Faced with war across Europe, nineteenth century poet William Wordsworth asked, ‘What a fair world were ours for verse to paint, if Power could live at ease with self-restraint?’ He was following sixteenth century John Donne’s recognition of human interdependence, ‘No man is an island, entire of itself; every man is a piece of the continent, a part of the main…’

Contemporary poets have painted a similar vision. In ‘All One Race’ Australian Aboriginal poet Oodgeroo Nunucaal declared, ‘I’m international, never mind place, I’m for humanity all one race.’ In ‘Human Family’, Afro-American Maya Angelou wrote, ’I note the obvious differences, between each sort and type, but we are more alike my friends than we are unalike.’

In ‘Time for Outrage’, an architect of the Universal Declaration of Human Rights, the French poet and diplomat Stephane Hessel asked citizens to protect the ideals inherent in the notion, a common humanity. He insisted, ‘Anyone who is not outraged by injustice loses touch with their own humanity.’

In her comments on the disdain for humanity shown by brutalities in Gaza, Palestinian novelist Susan Abulhawa has summarised Palestinian deaths and destruction as ‘war, genocide. holocaust.’ Author Max Blumenthal calls Gaza ‘The Trail of Tears’ of our time.

From these poets’ visions, from each author’s advocacy, qualities of a common humanity become glaringly obvious: recognition of the interdependence of all people, a life enhancing use of power, respect for everyone’s dignity, courage to oppose injustice whatever the costs.

My dismay at the hell of Gaza, ‘an inferno teeming with innocents’ says Abulhawa, has been made worse by the absence of serious commentary about a common humanity. Instead, politicians and their advisers have calculated the level of killing which might be tolerated, have judged whether criticism of a war would be dubbed anti-Semitic, weighed whether arms sales to Israel could be coupled to claims about a ceasefire, and whether condemnation of Hamas has been sufficiently loud.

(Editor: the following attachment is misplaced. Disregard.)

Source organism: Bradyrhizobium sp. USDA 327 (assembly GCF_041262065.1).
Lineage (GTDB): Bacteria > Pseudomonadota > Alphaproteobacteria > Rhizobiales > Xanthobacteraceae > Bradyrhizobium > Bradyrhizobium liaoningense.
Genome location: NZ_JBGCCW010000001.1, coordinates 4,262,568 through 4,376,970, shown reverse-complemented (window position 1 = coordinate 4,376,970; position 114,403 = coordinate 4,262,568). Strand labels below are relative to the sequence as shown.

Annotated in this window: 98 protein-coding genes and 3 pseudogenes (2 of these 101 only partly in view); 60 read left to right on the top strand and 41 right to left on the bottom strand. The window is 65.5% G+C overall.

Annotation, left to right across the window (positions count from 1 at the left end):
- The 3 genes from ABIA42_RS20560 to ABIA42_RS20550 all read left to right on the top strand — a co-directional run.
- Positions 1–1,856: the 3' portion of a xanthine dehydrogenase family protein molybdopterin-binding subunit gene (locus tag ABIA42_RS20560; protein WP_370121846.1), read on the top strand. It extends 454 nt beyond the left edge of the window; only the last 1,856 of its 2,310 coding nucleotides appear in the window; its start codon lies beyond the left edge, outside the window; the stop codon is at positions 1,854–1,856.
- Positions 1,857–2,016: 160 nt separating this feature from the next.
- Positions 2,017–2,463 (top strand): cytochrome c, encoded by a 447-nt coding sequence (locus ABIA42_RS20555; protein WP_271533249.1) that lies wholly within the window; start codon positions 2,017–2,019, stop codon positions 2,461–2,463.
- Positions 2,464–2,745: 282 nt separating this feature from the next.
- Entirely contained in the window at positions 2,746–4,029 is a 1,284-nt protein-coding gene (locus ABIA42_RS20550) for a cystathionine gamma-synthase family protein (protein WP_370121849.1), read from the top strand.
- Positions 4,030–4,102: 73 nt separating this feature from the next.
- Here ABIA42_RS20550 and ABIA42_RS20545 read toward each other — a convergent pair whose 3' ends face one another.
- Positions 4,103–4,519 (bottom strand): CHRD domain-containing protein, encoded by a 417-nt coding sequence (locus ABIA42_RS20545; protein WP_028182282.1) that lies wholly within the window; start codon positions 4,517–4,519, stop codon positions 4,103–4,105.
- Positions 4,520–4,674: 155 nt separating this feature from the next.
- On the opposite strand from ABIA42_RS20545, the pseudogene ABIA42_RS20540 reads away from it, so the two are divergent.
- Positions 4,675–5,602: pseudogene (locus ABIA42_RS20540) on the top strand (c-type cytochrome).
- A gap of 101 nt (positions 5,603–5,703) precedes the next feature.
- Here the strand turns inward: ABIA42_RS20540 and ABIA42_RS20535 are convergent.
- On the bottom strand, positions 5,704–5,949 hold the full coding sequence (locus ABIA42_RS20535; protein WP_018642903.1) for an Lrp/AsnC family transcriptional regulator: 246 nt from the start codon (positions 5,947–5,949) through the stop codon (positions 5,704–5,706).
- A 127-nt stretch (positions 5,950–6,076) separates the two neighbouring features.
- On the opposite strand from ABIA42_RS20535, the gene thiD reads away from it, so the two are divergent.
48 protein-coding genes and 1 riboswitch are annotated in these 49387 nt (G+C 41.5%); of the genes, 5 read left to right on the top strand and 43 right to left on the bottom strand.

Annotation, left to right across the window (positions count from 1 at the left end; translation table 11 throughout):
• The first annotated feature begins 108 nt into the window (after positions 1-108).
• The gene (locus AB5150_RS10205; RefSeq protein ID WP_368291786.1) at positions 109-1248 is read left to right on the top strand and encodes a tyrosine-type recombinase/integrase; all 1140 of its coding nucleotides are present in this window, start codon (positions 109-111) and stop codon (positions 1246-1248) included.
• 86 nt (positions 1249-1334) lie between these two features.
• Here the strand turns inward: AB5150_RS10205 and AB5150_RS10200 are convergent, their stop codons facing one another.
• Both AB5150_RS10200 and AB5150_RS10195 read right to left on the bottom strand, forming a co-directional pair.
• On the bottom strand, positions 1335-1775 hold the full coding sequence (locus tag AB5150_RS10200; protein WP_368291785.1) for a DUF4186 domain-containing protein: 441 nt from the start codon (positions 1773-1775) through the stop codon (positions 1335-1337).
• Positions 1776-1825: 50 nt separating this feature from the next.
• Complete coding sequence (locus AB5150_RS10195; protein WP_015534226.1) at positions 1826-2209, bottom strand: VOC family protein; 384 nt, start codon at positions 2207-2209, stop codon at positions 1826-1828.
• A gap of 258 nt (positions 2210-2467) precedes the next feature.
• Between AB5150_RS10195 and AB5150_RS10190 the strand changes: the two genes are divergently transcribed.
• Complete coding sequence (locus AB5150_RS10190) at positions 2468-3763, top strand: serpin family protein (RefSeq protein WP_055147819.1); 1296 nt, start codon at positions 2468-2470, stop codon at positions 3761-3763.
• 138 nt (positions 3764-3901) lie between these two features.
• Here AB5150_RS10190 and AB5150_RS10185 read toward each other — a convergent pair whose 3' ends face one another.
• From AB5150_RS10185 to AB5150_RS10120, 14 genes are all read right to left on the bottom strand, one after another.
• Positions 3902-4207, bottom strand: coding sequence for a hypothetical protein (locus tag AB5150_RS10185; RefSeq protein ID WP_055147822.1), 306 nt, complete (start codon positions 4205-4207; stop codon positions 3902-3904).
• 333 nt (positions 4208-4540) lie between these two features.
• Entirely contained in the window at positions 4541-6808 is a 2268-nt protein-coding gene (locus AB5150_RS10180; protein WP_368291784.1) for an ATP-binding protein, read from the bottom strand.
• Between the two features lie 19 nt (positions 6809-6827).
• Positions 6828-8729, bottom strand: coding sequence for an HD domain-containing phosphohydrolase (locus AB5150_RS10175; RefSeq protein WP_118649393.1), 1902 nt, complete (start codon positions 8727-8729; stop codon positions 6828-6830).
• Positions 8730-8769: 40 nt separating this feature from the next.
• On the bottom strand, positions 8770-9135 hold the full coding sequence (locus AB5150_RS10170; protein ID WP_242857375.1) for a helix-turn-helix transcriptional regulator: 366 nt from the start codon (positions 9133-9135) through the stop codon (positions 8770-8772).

When considering the Hamas murders on 7 October and the subsequent Israeli killing of 31,000 Palestinians, two thirds women and children, I have learned as much about humanity by observing cowardice as by counting courage. This sad irony occurred when listening to certain individuals’ reasons for refusing to support a ‘Gaza Plea for a Common Humanity’ to be presented to the Australian Federal Parliament on Thursday 28 March.

The Plea argues that respect for a common humanity would outlaw violence and could contribute to peace with justice to benefit Israelis and Palestinians. The Plea included criticism of policies to cease humanitarian aid to Gaza, wondered why powerful governments refused to support South Africa before the International Court of Justice, why governments stayed silent about the ICJ’s interim findings about genocide in Gaza.

From all walks of life, over one thousand citizens responded to this Plea for Gaza. They said, ‘Count me in’, but their enthusiasm was offsets by those who refused to support the Plea, their decisions apparently fueled by fear and cowardice.

Refusals came in several forms, beginning with the avoidance technique, not wanting to know, not replying to texts, phone calls or emails.

Then came quibbling about the prose in the Plea. One quibbler asked ‘can you be more nuanced in the opening paragraph.’ Another requested, ‘I’d sign if you made it shorter and said more about Hamas.’